Header Image

Pelvic floor

The missing piece of the puzzle – your pelvic floor

Lori Forner, BScH, MPhtySt (Physiotherapist), APAM, CWH committee member

www.loriforner.com

Today we are going to talk about the pelvic floor. The pelvic what?

Many people know more about their house or their phone than they do their own body. Do you know where your elbow is? Can you find your patella? Okay, for some that may be trickier…it’s your kneecap. But do you know the basic details about what’s under your pelvis? Women in particular are less aware and knowledgeable when it comes to naming and finding parts of their genitals. Many women feel awkward saying “pelvic floor”, let alone the “V” word…”vagina”…shhh.

So why is the pelvic floor so important? For one, it is a part of YOUR body. You really should know what things look like, where things are and what your “normal” is, that way if things go astray, you are aware and can seek help early. Men look at their….shhh….penis….everyday. They touch it everyday, they probably show their friends most days, and if not, they talk about it often. If things are not right, they know. This makes fixing things a whole lot easier because their brain knows it exists (but this brain talk is a whole discussion for another day).

Pelvic floor, pelvic
               organs and supporting muscles
Source: http://www.continence.org.au

So let’s just discuss some few basic things about down under, concentrating for now on the pelvic floor complex, inside. We can get into the nitty-gritty outside girly bits later.

This is you, from the side, missing a lot of things (skin, fat, muscles … clothes). Your pelvic floor (PF) is a group of muscles and connective tissue/fascia located at the bottom of your pelvis. They have very important functions:

Orange depicting the role of fascia

Embedded within these muscular layers are many sheets of connective tissue, called fascia. These layers are involved in supporting your pelvic organs and contract with your PF muscles. Different layers of fascia run in between your pelvic organs quite like an orange with all the segments and white stuff separating them yet connecting them.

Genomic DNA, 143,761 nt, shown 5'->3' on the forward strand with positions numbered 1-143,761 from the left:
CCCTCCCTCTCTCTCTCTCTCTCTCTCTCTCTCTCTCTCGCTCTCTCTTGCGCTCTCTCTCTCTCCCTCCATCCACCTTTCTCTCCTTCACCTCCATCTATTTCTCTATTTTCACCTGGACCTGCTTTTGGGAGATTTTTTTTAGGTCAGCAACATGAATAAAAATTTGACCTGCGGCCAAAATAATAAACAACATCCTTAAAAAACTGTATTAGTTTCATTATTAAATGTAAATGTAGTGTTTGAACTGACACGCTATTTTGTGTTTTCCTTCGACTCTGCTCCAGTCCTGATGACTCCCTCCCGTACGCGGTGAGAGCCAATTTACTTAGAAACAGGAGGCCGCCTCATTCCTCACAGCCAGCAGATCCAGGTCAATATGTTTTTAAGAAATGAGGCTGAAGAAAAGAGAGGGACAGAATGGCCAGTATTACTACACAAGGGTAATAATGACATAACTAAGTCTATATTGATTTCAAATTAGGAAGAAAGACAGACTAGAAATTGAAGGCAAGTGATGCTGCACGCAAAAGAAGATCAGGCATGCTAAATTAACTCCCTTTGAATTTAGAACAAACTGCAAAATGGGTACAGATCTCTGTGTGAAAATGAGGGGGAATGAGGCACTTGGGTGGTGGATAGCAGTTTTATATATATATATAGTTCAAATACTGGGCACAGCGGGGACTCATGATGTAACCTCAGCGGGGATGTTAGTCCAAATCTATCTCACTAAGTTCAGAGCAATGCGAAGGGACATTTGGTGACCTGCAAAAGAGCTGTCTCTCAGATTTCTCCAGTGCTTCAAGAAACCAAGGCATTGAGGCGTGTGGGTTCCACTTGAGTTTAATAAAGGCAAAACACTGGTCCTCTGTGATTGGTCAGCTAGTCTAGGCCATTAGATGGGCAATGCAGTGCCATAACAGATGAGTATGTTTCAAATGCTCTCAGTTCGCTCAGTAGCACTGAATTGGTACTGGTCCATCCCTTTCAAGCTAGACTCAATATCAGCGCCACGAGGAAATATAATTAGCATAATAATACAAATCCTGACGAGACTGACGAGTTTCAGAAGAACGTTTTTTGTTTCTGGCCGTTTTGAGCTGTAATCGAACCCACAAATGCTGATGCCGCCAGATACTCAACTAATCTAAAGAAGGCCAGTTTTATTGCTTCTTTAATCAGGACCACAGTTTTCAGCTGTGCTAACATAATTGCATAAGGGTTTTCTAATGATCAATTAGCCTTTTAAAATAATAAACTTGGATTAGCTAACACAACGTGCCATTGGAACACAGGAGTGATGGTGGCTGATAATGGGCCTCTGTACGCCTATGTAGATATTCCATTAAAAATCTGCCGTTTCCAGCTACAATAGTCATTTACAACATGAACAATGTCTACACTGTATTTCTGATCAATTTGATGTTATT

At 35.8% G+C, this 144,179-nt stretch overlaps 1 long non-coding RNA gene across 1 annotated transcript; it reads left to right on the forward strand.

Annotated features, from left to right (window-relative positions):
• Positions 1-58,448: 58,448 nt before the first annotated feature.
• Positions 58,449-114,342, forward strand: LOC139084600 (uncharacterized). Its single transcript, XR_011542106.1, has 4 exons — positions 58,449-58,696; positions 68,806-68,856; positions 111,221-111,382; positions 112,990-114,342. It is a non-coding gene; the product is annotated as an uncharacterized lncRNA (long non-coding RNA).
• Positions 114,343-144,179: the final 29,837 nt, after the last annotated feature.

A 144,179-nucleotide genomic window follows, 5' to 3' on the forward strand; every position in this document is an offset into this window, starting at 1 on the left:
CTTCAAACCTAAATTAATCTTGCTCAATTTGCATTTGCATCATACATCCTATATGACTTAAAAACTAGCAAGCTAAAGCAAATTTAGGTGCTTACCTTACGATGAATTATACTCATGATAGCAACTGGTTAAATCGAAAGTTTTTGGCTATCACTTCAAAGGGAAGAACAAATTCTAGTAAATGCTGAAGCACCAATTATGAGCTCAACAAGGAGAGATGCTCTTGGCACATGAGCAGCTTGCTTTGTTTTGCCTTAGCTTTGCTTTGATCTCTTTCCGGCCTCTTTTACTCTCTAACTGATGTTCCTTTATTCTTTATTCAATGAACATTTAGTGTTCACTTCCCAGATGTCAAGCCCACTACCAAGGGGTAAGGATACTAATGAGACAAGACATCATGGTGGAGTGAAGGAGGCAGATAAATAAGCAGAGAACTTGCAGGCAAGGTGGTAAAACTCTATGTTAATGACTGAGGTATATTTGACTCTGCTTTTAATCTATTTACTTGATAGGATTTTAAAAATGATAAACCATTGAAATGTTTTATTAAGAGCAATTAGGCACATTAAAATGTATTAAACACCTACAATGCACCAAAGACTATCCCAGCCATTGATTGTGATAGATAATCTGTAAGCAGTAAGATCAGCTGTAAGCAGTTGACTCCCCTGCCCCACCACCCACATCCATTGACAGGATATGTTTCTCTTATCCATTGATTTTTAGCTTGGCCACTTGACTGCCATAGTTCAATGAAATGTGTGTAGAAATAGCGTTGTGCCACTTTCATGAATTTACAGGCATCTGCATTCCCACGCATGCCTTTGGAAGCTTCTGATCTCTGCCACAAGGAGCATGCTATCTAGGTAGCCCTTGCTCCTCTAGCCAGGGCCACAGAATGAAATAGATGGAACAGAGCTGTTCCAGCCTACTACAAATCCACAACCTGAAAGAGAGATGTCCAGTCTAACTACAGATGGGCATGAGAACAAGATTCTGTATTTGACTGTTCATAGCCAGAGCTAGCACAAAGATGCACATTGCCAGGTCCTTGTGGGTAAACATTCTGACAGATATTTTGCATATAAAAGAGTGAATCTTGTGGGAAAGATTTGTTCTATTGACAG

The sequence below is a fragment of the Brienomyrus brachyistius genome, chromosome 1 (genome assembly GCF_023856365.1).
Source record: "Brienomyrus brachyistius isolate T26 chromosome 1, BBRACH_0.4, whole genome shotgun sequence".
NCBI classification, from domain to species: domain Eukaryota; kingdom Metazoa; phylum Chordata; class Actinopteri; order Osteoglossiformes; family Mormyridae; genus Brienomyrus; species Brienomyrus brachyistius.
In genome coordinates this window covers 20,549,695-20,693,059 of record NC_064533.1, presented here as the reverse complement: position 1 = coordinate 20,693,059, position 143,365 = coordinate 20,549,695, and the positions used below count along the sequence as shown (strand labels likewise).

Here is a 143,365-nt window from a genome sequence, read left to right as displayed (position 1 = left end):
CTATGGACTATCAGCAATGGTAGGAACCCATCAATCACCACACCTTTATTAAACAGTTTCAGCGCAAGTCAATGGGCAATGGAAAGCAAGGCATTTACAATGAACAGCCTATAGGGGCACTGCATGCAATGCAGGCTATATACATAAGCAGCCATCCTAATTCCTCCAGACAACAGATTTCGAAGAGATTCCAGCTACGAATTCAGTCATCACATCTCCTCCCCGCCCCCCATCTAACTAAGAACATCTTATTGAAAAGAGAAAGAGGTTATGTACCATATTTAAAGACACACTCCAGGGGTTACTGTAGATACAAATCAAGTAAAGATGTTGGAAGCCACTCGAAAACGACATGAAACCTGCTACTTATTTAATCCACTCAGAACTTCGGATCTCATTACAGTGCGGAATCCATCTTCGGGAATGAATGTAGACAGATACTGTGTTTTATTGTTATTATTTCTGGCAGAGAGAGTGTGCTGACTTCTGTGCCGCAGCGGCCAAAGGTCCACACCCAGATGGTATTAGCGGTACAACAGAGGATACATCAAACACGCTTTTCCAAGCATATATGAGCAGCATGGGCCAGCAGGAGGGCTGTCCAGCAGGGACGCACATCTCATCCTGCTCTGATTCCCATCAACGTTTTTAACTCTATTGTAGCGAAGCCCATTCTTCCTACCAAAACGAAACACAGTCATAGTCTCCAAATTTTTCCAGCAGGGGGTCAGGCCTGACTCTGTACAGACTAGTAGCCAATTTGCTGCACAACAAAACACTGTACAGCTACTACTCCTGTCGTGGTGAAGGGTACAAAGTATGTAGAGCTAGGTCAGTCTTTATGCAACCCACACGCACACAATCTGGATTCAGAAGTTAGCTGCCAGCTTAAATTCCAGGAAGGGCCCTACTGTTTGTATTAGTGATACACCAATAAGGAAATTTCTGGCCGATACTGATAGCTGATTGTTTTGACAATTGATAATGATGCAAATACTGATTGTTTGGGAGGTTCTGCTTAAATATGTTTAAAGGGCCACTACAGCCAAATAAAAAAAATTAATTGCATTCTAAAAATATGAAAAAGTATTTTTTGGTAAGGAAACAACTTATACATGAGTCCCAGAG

The PF complex works in conjunction with everything connected to it. Your diaphragm (the big umbrella muscle that you breathe with), your deep back muscles (multifidus) and your deepest abdominal layer (transversus abdominis, or TA) as well as the other outer abdominal layers. I can keep going…your deep hip muscles, your glutes (butt), adductors (inner thighs)...everything works together in optimal conditions. Muscles work, work a bit more, work a bit less, rest, whatever is needed to perform the task at hand. And this is all meant to happen without you having to think about it.

But in reality, how you stand, sit, brush your teeth, work, lift or carry your kids, exercise and even breathe all affect how well this entire system works automatically.

Deep core, transversus abdominus,
               diaphragm, multifidus, spine
Source: http://www.legacytherapystl.com

So what can cause the system to fail? The pelvic floor system can become dysfunctional for a variety of reasons such as:

When the system fails, many issues can arise such as incontinence, prolapse, bladder/bowel problems, pain, problems affecting intercourse, hip pain, back pain, neck pain, I could go on. Once again, a story for another day.

The PF may become weak, stretched, tight, short, scared, confused, lazy and even angry. It may lose coordination with your breathing, brain or other surrounding muscles. And most of all not everyone needs to strengthen it.

Pelvic floor rehab is very specific to the individual! Everyone is different. Some people need to learn how to turn them on, some people need to learn how to let them relax, and everyone needs to learn how to coordinate them with the rest of the body.

People can fall into the trap of only ever contracting their pelvic floor. Whether their doctor, friend or fitness instructor has told them to do it, many people are blissfully unaware of how the body works and the balance that is required. If you contract something, you should also know how to relax it. And as I have briefly stated, not everyone needs to “strengthen” their pelvic floor. Pain, trauma, stress, anxiety and exercise can all contribute to a pelvic floor over-working or over-protecting. In this case, “strengthening” tends to make it worse.

So now you know a little bit more. Go get the mirror, have a look, have a touch – it is yours.


References:

Ashton-Miller JA, Howard D, DeLancey JOL 2001 The functional anatomy of the female pelvic floor and stress continence control system. Scandinavian Journal of Urology and Nephrology Supplement 207.

FitzGerald MF, Kotarinos R. Rehabilitation of the short pelvic floor 1: Background and patient education. Int Urogynecol J. 2003;14:261-268.

Hodges P, Sapsford R, Pengel L 2007 Postural and respiratory functions of the pelvic floor muscles. Neurology and Urodynamics 26, 362.

Lee DG, Lee LJ 2004 The Pelvic Girdle; An Integration of Clinical Expertise and Research, 4th end.

Lee DG, Lee LJ, McLaughlin L 2008 Stability, continence and breathing: The role of fascia following pregnancy and delivery. Journal of Bodywork and Movement Therapies.